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Fueled by the music of revolution, anger, fear, and despair, we dyed our hair or shaved our heads ... Eating acid like it was candy and chasing speed with cheap vodka, smoking truckloads of weed, all in a vain attempt to get numb and stay numb.
This is the story of a young man and a generation of angry youths who rebelled against their parents and the unfulfilled promise of the sixties. As with many self-destructive kids, Noah Levine's search for meaning led him first to punk rock, drugs, drinking, and dissatisfaction. But the search didn't end there. Having clearly seen the uselessness of drugs and violence, Noah looked for positive ways to channel his rebellion against what he saw as the lies of society. Fueled by his anger at so much injustice and suffering, Levine now uses that energy and the practice of Buddhism to awaken his natural wisdom and compassion.
While Levine comes to embrace the same spiritual tradition as his father, bestselling author Stephen Levine, he finds his most authentic expression in connecting the seemingly opposed worlds of punk and Buddhism. As Noah Levine delved deeper into Buddhism, he chose not to reject the punk scene, instead integrating the two worlds as a catalyst for transformation. Ultimately, this is an inspiring story about maturing, and how a hostile and lost generation is finally finding its footing. This provocative report takes us deep inside the punk scene and moves from anger, rebellion, and self-destruction, to health, service to others, and genuine spiritual growth.
attempts to absolve myself. He just called for backup to fill out the rest of the report while he took me in. I told them that my name was Noah Peterson (Peter is my middle name) and that I was eighteen years old, so that they would take me to jail instead of Juve-l i v e f a s t d i e y o u n g 57 nile Hall. All of my friends were older than me and when they got busted they were always out within a couple of days but since I was a minor I always ended up spending a couple weeks in the Hall
hippies and all that peaceful shit. I’d rather fight and fuck any day. But I really didn’t want to feel like that anymore. I didn’t get sober to be hiding from the cops in my own fucking house. I woke up to the sound of the front door slamming, and for a minute I didn’t know where I was. Then I realized that I was still in my closet and I remembered the cops—maybe they had broken down the door. A chill ran down my spine and I closed my eyes, trying to shut out reality. I heard the refrigerator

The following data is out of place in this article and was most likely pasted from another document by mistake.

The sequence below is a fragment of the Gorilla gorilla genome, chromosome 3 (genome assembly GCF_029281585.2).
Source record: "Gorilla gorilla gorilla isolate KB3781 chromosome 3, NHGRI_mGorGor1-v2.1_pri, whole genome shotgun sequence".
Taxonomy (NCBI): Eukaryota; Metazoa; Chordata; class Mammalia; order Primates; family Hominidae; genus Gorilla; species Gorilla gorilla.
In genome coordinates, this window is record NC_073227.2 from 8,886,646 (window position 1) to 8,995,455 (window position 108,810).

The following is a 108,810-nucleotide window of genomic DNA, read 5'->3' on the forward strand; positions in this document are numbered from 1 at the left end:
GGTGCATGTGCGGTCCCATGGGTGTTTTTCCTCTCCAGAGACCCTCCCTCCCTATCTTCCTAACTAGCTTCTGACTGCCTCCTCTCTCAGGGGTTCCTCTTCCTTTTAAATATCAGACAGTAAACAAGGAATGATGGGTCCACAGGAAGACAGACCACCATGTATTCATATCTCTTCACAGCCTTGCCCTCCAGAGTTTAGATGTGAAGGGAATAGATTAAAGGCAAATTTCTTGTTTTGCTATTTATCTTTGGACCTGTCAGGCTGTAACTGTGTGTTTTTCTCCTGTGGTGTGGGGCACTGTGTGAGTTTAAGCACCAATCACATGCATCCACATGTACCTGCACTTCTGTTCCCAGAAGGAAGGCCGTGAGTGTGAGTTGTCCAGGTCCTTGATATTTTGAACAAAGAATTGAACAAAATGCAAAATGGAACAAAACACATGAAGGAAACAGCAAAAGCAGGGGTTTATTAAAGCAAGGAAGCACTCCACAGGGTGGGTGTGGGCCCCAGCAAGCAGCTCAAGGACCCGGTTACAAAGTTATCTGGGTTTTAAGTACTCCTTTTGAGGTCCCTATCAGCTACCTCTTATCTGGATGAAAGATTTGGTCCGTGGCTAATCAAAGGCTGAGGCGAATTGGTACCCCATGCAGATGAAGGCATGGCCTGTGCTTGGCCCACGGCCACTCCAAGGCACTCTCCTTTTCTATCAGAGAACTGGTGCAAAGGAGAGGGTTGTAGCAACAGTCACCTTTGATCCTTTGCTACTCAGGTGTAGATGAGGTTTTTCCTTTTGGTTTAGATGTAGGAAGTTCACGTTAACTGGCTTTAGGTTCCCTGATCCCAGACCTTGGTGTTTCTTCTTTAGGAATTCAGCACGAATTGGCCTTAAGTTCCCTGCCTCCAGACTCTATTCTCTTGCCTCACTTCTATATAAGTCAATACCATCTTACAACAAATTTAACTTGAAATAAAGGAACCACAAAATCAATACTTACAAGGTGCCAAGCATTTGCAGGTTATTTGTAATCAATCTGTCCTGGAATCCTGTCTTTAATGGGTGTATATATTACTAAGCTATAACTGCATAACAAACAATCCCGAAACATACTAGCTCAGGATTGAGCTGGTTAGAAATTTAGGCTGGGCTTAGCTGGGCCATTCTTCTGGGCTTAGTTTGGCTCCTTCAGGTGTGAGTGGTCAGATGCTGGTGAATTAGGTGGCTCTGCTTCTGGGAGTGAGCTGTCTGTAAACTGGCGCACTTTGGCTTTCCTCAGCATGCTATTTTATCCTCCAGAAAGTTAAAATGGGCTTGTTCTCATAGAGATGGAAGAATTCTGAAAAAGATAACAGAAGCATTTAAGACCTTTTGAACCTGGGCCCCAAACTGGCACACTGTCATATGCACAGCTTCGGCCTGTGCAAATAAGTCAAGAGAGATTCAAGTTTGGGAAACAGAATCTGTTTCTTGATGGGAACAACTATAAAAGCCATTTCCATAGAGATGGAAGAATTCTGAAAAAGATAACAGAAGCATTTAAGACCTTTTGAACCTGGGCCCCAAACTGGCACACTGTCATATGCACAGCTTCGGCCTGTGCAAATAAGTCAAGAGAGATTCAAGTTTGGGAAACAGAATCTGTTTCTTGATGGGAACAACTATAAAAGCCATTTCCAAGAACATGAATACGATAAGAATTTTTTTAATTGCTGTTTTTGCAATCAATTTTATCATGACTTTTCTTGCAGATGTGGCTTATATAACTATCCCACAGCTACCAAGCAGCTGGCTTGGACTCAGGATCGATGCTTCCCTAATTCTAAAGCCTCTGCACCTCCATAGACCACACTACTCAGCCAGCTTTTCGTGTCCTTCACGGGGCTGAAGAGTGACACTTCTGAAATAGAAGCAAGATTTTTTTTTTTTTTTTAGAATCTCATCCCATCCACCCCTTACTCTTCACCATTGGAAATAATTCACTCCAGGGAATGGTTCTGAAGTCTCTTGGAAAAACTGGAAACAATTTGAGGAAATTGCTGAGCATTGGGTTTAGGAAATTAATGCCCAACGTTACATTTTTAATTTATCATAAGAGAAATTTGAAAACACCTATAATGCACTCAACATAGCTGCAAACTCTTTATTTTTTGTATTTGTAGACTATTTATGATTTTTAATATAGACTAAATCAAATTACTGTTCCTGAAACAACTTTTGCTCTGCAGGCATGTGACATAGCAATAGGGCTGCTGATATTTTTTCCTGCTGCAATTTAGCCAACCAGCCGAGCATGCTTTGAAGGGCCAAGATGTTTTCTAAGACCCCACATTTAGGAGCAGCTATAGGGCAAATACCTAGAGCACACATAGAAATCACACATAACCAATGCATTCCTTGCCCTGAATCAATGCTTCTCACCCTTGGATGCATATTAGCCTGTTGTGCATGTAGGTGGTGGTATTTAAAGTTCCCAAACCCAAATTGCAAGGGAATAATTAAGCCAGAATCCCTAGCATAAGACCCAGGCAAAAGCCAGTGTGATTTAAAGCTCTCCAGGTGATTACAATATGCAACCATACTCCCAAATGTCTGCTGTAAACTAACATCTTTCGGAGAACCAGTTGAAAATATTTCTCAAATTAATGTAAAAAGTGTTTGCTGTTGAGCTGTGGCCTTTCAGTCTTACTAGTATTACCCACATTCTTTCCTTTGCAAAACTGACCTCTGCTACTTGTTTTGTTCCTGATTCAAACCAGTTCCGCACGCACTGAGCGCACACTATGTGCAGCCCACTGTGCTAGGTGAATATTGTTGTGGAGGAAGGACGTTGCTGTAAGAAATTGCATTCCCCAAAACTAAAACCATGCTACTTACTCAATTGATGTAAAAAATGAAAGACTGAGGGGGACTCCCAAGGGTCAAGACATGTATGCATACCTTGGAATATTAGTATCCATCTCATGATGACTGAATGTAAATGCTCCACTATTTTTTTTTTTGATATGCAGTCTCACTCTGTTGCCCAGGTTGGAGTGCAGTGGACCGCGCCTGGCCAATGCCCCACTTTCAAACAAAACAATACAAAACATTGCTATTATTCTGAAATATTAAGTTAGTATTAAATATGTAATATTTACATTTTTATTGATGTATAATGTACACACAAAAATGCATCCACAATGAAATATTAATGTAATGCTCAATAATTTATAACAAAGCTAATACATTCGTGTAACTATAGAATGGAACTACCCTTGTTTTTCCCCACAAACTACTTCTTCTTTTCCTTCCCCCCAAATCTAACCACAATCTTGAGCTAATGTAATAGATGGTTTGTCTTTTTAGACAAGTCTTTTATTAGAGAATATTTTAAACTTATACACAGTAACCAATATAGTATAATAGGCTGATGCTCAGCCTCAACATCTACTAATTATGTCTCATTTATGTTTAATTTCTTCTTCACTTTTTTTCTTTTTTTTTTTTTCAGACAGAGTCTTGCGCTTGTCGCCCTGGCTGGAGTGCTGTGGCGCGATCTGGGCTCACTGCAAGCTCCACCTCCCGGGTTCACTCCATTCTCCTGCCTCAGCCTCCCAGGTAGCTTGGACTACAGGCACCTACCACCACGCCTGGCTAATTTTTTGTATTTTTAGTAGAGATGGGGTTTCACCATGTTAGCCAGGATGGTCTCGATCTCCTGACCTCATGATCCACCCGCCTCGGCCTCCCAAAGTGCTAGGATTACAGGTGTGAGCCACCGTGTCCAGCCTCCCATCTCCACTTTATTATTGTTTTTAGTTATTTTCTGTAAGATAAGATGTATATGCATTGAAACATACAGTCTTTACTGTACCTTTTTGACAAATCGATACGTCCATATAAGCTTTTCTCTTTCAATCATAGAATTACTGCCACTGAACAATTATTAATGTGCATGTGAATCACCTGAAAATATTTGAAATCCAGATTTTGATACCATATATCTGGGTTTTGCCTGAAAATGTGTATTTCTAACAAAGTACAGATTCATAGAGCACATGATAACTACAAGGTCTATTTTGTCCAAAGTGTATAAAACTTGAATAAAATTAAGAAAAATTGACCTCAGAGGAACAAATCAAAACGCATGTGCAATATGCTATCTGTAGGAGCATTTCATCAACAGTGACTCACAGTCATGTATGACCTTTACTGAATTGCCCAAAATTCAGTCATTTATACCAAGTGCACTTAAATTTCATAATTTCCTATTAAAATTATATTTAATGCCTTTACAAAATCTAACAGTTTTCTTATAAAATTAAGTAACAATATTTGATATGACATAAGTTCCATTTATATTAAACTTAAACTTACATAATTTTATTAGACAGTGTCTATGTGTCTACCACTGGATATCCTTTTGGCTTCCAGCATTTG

was somewhat of a good thing. Our friendship had continued to be challenging and I felt like he wasn’t a very positive influence in my life at times and I was really trying to commit myself to the spiritual path. Vinny and Micah lived together for a while and Vinny opened up a m y f r i e n d s l o o k o u t f o r m e l i k e f a m i l y 93 store called 10 Times Dope that sold all the hip-hop, graffiti, and streetwear stuff. The store was a great success and Vinny really enjoyed all the
intentionally and consciously living as if you only have a year left of your life, and writing a new book about this experience of consciously turning toward death. We spoke at length about death, healing, and spiritual practice as well as all the other things that mattered to us. They were both empathetic about my breakup with Lola but said that they had the feeling that that one wasn’t going to work out. I was really interested in their dying practice. I think a part of me was also preparing to
group, meeting, or training in the evenings. On Thursday nights we had a small meditation group at the house. I would give meditation instructions and then we would talk about spiritual teachings or practice for a while. There was a growing interest in the punk and hardcore scene in understanding life from a spiritual perspective. And I wanted to follow up on the intention I had set in India to share the Buddhist teachings with my peers. The class was almost always followed by some sort of